Prolific Canadian experimental filmmaker Mike Hoolboom’s “Public Lighting” surpasses even the beauty of his most recent work, “Imitations of Life.” Visually dense and hypnotic while brimming with the kind of penetrating ideas one associates with Godard, “Public Lighting” ponders the ways in which seeing and hearing affect human consciousness. While avant-garde fans will file it as essential viewing, the loveliness of this concise rumination should draw a wider aud in its current fest tour and through vid distribution.
Divided into seven chapters, pic opens on a light spectrum as a symbol for pic’s range of views, launched by an introductory chapter with Hoolboom’s alter-ego, a female author (voiced by Esma Mouhktar) explaining that in the following six chapters, she will tell of six kinds of sadness fitting six personality types all under the umbrella title of “Public Lighting.”
“In the City” recalls early Peter Greenaway in its ironic storytelling wherein a male voice (Ken Thompson) describes his breakups with each of his boyfriends, paired to a gorgeous montage of restaurants and city scenes.
The Greenaway touch spills over slightly to “Glass,” in which Hoolboom honors composer Philip Glass with a fantastically limpid tone poem of images and selected fragments from some of Glass’ better-known pieces, capped with a suitably spare scene of Glass alone at his piano.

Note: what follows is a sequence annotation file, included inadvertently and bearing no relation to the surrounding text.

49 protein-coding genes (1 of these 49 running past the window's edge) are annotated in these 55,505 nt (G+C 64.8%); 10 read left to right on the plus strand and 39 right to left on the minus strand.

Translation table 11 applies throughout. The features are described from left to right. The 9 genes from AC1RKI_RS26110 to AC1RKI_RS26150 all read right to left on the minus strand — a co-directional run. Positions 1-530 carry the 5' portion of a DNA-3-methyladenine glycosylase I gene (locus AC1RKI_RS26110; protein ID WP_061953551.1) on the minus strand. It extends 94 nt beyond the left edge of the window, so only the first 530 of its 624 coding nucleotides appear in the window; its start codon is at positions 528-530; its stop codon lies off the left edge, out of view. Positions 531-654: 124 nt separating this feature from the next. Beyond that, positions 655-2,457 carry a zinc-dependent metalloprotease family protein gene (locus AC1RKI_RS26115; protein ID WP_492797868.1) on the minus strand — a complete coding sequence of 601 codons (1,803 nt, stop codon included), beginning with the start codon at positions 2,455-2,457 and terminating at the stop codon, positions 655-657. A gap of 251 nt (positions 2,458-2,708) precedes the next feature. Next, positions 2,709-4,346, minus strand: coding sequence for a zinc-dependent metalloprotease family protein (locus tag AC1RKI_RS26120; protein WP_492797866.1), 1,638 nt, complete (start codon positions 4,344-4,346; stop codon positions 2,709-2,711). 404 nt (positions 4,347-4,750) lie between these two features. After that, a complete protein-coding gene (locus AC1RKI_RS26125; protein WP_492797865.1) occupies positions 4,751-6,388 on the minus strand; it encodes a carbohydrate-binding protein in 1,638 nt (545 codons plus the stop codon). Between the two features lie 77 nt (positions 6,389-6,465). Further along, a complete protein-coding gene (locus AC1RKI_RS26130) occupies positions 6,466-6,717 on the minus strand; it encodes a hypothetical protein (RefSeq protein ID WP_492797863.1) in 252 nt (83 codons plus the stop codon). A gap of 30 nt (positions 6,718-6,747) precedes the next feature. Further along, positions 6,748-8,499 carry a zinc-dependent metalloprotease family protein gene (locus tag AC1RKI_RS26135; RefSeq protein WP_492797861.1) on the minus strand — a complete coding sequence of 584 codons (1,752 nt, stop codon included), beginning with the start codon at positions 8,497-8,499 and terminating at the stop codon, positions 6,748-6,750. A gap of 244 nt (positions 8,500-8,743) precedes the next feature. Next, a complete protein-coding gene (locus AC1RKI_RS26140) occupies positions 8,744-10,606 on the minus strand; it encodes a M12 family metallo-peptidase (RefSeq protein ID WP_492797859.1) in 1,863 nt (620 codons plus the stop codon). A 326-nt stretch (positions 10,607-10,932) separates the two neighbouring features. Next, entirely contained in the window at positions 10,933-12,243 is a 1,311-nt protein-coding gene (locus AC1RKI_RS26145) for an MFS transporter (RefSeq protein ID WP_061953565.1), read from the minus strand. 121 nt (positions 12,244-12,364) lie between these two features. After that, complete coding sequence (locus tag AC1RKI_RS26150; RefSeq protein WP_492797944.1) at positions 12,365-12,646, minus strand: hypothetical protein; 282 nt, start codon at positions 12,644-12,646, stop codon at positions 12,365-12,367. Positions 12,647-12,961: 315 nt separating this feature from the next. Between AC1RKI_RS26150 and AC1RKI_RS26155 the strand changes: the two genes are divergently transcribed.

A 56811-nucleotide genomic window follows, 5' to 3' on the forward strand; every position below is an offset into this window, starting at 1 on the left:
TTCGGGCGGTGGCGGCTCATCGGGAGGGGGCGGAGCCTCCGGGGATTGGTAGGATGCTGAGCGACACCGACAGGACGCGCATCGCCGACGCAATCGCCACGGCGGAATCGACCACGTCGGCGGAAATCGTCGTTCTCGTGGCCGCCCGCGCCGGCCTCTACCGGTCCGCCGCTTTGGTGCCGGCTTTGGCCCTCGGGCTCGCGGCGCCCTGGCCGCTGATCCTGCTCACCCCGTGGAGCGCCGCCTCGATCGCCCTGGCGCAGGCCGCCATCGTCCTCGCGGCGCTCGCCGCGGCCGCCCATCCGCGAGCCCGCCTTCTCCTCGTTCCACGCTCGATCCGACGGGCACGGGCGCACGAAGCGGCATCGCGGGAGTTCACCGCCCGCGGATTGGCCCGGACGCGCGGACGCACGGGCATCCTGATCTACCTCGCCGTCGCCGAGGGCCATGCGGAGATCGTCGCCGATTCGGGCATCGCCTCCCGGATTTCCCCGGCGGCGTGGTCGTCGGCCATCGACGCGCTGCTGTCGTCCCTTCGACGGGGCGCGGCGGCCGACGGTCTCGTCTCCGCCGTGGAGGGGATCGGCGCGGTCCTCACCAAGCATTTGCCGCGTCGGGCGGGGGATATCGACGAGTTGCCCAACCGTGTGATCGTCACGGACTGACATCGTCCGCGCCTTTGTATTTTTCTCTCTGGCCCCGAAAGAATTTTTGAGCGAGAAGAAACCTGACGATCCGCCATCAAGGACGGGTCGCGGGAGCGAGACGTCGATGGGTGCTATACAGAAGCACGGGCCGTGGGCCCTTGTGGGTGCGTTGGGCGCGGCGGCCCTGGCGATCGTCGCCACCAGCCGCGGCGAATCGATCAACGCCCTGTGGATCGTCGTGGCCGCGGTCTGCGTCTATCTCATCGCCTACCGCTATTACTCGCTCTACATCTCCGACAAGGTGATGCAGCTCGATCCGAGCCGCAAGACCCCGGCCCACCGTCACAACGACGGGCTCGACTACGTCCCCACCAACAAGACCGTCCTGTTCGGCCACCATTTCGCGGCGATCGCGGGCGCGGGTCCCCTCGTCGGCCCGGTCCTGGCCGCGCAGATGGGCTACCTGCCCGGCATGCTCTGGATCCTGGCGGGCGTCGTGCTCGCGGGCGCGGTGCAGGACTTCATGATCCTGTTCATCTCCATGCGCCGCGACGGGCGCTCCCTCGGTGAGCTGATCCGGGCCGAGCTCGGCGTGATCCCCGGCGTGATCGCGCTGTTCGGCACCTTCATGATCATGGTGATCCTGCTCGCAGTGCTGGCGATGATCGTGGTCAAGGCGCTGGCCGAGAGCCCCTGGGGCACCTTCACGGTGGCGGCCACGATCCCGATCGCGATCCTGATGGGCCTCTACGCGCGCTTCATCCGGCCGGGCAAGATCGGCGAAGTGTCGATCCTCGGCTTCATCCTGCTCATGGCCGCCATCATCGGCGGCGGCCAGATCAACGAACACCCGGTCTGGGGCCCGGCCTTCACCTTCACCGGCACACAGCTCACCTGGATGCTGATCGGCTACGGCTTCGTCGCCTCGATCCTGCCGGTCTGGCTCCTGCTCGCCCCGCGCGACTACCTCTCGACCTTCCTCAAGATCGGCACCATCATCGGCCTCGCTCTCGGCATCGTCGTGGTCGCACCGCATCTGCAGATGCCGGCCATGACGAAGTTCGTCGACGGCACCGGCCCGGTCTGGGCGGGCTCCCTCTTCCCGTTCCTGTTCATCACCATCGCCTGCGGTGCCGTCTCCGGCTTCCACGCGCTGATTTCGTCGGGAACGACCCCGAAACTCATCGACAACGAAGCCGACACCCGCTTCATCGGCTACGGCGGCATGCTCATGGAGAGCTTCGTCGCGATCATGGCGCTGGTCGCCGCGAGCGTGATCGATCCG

Hoolboom has long taken found footage and made it his own, and he amusingly does this with “Hey Madonna,” which includes bits from “Truth or Dare” (including Warren Beatty grilling the diva on why she allows herself to be filmed at all times) and videos like “Vogue.” What turns the images upside down is how they’re presented in the context of an apparently fictitious letter written by a gay man dying from AIDS, who claims to have slept with Madonna, and ponders sadly how the superstar is starting to show her age.
Next two chapters (“Tradition,” “Hiro”) are about image-makers with roots in Asia–one, a North American lenser of Chinese parentage who’s cajoled to return to the home country and ponders if her life isn’t unfolding in some sort of strange loop; the other is a brilliantly edited, highly impressionistic segment on Japanese photographer Hiro Kanagawa as he looks for nighttime subjects and stumbles across a corpse.
Finale, “Amy,” is narrated by a model (Liisa Repo-Martell) who’s painfully uncomfortable with her own body and “old woman’s” face.
Astonishing closing image is a tightly composed telephoto shot on the start of a marathon race among young schoolgirls, dashing toward and then across the screen in ultra-slo-mo, and accompanied by a girls’ chorus hauntingly singing Brian Wilson’s “God Only Knows.”
Widely eclectic lensing and looks in various media and in color and black-and-white flow nicely from one section to the next, aided by gifted editor Mark Karbusicky.